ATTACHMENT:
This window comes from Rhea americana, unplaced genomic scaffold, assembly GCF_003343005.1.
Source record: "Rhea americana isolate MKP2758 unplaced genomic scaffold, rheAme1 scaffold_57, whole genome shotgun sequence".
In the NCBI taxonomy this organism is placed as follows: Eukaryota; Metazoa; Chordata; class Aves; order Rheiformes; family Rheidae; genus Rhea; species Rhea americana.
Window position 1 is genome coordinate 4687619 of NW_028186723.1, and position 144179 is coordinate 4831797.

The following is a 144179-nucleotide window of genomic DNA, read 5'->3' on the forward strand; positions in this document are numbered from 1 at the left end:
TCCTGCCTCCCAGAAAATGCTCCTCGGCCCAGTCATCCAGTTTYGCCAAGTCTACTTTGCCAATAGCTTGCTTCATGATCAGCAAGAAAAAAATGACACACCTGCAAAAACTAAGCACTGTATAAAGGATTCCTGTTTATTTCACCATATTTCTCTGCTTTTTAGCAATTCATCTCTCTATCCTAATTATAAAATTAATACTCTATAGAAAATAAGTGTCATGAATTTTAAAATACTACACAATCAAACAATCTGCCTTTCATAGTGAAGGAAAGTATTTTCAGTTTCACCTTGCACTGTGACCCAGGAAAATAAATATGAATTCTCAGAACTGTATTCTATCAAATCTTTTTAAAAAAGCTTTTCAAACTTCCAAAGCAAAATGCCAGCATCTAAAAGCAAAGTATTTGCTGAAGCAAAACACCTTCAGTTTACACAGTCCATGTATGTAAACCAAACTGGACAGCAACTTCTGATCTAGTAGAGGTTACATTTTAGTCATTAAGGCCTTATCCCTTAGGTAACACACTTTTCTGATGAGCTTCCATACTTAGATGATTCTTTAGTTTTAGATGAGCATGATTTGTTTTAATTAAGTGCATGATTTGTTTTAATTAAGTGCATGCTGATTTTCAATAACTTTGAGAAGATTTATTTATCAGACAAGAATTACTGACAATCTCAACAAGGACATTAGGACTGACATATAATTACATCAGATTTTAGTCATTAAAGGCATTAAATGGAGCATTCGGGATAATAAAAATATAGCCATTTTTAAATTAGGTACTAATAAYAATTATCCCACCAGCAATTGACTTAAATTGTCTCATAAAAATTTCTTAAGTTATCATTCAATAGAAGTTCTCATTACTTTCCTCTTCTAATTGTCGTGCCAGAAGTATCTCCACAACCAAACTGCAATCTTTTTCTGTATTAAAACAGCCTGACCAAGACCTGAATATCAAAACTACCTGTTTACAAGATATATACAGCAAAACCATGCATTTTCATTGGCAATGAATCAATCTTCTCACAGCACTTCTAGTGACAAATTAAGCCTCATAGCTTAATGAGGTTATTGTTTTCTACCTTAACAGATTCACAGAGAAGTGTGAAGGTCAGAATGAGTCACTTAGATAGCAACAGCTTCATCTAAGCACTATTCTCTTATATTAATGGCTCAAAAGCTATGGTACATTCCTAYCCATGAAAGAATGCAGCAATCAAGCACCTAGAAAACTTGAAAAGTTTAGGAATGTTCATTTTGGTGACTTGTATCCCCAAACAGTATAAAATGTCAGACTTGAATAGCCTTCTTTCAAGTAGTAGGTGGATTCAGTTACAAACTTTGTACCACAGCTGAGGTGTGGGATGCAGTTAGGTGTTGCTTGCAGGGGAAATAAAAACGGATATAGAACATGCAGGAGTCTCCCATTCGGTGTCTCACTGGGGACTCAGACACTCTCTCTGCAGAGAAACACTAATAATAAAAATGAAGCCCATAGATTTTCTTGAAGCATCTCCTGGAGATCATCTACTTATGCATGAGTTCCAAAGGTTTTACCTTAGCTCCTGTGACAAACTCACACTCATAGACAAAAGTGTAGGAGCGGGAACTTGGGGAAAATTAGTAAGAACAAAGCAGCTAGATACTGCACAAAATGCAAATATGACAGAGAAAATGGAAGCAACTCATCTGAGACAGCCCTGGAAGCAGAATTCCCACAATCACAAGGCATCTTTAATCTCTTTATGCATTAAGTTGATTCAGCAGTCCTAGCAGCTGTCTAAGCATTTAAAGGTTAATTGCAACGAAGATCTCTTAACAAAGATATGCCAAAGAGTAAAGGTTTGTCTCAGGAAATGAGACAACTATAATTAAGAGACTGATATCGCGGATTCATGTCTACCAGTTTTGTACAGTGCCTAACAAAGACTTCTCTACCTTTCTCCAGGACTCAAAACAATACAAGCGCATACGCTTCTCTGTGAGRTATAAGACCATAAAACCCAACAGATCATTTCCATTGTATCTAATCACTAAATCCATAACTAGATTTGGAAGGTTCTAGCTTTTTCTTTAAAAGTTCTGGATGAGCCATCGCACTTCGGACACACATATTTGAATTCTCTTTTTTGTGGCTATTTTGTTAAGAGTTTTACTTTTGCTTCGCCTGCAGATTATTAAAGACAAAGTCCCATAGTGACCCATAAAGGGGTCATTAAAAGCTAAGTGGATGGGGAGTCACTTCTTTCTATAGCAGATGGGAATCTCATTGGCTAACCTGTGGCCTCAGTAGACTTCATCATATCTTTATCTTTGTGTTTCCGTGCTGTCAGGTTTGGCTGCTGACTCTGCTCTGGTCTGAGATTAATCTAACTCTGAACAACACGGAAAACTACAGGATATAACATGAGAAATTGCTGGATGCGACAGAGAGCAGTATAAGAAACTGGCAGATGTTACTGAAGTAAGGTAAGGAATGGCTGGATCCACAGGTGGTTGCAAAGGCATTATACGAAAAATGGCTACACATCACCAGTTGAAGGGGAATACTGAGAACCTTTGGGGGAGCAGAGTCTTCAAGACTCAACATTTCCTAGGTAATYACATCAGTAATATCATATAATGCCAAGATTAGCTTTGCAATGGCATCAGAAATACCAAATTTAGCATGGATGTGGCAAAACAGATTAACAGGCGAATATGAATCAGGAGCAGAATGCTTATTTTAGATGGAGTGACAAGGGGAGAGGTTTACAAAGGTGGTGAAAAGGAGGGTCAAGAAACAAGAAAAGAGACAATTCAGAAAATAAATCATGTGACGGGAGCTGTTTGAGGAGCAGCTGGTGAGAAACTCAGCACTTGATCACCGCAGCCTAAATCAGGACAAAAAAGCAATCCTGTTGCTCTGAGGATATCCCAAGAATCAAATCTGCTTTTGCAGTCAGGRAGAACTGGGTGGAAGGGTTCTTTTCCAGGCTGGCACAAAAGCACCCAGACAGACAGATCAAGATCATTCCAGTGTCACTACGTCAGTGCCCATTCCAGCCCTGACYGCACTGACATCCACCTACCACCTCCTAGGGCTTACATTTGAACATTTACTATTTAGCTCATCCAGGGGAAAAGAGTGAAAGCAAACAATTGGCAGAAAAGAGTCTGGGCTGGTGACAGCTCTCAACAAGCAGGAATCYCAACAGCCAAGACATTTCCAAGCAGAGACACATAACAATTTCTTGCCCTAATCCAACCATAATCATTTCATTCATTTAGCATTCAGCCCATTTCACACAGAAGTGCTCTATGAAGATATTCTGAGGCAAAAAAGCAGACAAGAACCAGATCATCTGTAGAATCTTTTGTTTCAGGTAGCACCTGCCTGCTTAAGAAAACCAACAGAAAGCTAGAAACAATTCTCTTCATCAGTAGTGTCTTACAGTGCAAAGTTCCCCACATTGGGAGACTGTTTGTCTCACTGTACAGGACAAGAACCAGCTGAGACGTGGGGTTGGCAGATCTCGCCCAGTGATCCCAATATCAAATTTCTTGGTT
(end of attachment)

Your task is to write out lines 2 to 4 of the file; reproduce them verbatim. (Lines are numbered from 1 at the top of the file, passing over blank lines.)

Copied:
Source record: "Rhea americana isolate MKP2758 unplaced genomic scaffold, rheAme1 scaffold_57, whole genome shotgun sequence".
In the NCBI taxonomy this organism is placed as follows: Eukaryota; Metazoa; Chordata; class Aves; order Rheiformes; family Rheidae; genus Rhea; species Rhea americana.
Window position 1 is genome coordinate 4687619 of NW_028186723.1, and position 144179 is coordinate 4831797.